PI3K/AKT/mTOR pathway is a well-known signaling pathway involving tumorigenesis, development, migration, invasion and relapse of GBM. Activation of the PI3K pathway is very common in GBM [3] due to amplification or mutation in EGFR or other receptor tyrosine kinases, such as PI3K, PIK3CA, PTEN and NF1 [2, 3]. Targeted therapy of GBM using inhibitors of EGFR and components of PI3K/AKT/mTOR pathway or combining with other agents has been investigated, but is still in preclinical or clinical trial stages (review [38, 39]).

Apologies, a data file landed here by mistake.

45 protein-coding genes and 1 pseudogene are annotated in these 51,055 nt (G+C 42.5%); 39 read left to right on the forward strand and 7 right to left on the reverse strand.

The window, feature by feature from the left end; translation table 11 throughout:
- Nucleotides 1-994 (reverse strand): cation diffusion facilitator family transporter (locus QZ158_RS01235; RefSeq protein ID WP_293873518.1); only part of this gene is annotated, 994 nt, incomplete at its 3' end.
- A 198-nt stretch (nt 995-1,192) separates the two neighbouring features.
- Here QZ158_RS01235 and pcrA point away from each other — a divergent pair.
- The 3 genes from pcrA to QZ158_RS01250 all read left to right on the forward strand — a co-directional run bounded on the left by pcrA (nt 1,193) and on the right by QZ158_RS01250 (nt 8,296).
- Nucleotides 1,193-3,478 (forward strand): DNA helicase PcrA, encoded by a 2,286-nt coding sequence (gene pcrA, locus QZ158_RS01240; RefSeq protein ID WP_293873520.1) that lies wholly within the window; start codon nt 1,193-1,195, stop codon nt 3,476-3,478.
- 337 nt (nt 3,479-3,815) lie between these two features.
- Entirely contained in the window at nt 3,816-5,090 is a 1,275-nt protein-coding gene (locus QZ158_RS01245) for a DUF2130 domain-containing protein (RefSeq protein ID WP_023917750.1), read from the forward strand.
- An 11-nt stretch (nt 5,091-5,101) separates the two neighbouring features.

The RAS pathway is activated in almost all cases of GBM and is required for maintenance of KRas and Akt–induced tumors in mouse models of GBM [40]. Newborn Nestin-TVA mice were co-infected with viral vectors of KRas, Tet-off and TRE-Akt (TRE is a tet-responsive element), and the delivered Akt expression was controlled by the Tet (tetracycline) system; tumor formation began to be seen at three weeks of age; suppression of Akt expression with an AKT inhibitor (doxycycline) significantly decreased cell proliferation, regressed tumor size, and extended mice survival, further revealed that tumor progression and maintenance required AKT expression [41]. RAS activates the MAPK pathway (RAS/RAF/MEK/ERK). A phase II clinical trial (NCT00730262) with recurrent GBM to evaluate the efficacy of the inhibitor of Ras/MAPK signaling pathway (TLN-4601) was initiated, and the data indicated that the targeted drug was safe and well tolerated; however, this study was terminated after treatment for 4 cycles due after failing to demonstrate a clinical benefit. This is despite data in animal models that TLN-4601 is able to cross the BBB, accumulates in the tumors, and slows tumor progression [42].